This spring, after four and a half years of hard work, including working jobs both before and after school every day, Gloria Juarez Barron will earn her diploma from Ferguson High School, accomplishing something no one else in her family has done before her: Earning a high school diploma.
“Seeing other people graduate, it’s something that I wanted to do too,” Gloria says. “I wanted to be proud of myself. Having a diploma really helps you a lot.”
From Language Barriers to Academic Success
Gloria started school at Winona Elementary, where she learned for the first time that not everyone spoke the same language she did. As a native Spanish speaker, Gloria found elementary school difficult at first.
“It was challenging to come to school and not speak the same language as everyone else,” Gloria recalls. “One time I was in first grade and I was speaking to a friend, and this boy came up and was laughing at me because she didn’t speak Spanish. I didn’t even realize it.” It didn’t take Gloria long to learn English and soon she was feeling more comfortable with her peers, but the biggest challenges were yet to come.
At Mountain View High School, Gloria says she struggled with staying focused and surrounding herself with good influences.
“It was rough. I was really distracted by friends, and the classes are bigger. The subjects were hard for me to follow,” she says. “I started ditching a lot, which caused me to get held back a year.”
Gloria was also missing a lot of school because her family was having financial challenges and needed Gloria’s help. The high school student was working at Loveland Steam Laundry early mornings before school and then spending her evenings working at a cell phone provider after school.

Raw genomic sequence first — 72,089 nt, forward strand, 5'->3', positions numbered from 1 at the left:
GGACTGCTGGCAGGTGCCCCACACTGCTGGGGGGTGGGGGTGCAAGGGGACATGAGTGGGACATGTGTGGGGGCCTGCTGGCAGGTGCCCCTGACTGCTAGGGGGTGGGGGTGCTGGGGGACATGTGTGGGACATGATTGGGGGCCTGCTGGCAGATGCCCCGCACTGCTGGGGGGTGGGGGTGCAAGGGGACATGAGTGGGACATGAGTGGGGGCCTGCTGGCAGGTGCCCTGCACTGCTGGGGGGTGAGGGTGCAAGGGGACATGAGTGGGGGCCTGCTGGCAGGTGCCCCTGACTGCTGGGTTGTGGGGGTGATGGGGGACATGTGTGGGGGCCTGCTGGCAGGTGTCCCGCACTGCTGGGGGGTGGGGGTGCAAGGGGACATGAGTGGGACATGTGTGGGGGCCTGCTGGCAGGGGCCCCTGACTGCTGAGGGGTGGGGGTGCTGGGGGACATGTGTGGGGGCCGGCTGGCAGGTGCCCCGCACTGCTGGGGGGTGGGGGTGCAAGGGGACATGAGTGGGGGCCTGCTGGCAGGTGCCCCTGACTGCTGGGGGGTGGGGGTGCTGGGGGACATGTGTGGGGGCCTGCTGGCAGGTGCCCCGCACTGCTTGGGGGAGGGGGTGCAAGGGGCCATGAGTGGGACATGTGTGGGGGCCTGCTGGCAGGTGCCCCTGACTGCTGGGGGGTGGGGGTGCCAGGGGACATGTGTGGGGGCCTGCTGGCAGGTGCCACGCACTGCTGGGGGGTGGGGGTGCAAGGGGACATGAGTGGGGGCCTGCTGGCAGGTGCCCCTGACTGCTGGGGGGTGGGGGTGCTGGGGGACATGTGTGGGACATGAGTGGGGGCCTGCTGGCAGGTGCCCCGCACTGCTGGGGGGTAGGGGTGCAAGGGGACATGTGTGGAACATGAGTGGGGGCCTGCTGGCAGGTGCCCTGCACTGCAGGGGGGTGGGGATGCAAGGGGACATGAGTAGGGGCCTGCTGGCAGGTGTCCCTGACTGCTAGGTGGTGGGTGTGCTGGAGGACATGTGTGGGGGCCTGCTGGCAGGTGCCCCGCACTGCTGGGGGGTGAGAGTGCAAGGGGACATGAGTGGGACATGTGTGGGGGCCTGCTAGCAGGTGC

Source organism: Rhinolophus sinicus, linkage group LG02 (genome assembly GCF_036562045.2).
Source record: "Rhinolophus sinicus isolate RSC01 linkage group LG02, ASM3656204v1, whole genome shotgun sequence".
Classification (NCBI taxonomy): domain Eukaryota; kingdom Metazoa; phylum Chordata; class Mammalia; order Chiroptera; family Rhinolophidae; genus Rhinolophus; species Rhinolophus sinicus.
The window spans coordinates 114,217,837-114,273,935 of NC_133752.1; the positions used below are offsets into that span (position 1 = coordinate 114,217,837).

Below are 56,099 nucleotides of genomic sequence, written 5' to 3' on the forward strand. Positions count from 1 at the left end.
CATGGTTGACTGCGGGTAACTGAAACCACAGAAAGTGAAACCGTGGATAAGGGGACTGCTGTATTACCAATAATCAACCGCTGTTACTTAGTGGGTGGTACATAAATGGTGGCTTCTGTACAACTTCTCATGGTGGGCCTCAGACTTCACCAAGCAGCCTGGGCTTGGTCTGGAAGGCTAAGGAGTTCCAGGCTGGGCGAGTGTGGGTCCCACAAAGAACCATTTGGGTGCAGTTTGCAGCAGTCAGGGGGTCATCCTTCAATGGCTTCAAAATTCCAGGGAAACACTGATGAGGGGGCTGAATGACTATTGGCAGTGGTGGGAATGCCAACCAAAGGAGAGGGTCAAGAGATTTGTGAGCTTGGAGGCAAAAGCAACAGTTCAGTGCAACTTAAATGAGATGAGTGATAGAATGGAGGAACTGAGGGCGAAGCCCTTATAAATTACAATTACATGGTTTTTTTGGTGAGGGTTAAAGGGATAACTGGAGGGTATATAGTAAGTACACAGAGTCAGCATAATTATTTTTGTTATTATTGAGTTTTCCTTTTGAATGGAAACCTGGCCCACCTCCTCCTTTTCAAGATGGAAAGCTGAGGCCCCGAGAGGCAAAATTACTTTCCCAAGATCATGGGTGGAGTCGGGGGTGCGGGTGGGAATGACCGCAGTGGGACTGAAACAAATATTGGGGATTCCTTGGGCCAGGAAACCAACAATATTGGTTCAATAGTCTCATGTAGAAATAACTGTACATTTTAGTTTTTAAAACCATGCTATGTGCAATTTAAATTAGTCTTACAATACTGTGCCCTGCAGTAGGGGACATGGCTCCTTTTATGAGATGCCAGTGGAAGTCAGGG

“I needed to go to work and help my mom with bills,” Gloria explains. “I would rather have helped my mom than be in school.”
Gloria Juarez Barron Working Hard to Achieve Her Goals
But Gloria still had goals, and when a Mountain View principal suggested she look into attending Ferguson High School, Gloria was excited that there was an alternative way to finish school. With its smaller classes and more individualized support, Ferguson was a good fit for her.
“The biggest motivator was that I would be the first in my family to graduate high school,” she said, adding that neither her parents nor any of her three older siblings has finished school. “I wanted to earn the diploma. It’s nice knowing that you worked hard for what you got instead of just taking the easy way out.”
Gloria was able to finish all of her credits as of last December, and is spending the spring working two jobs to earn money for further studies. While she was at Ferguson, Gloria was also able to complete the medical assisting program at Thompson Career Campus, as well as the Certified Nursing Assistant program. She hopes to eventually work in pediatrics and become a Registered Nurse.
And though she has faced many obstacles on her path to graduation, Gloria says she wouldn’t change anything.
“Since it took me so much and it was so hard, I’m so proud of it,” she says. “It’s not something I would recommend anyone else do, but it made me who I am.”
What Gloria would encourage other students facing challenges to do is stick with it.
“If you have the opportunity to graduate, work for it, because it’s going to help you in the long run,” she says. “It’s really not that hard: You show up, you put in the effort, and even if you don’t like it, you just push through. It’s something you will always be proud of.”
Portrait of a Graduate
Seeks career pathways and opportunities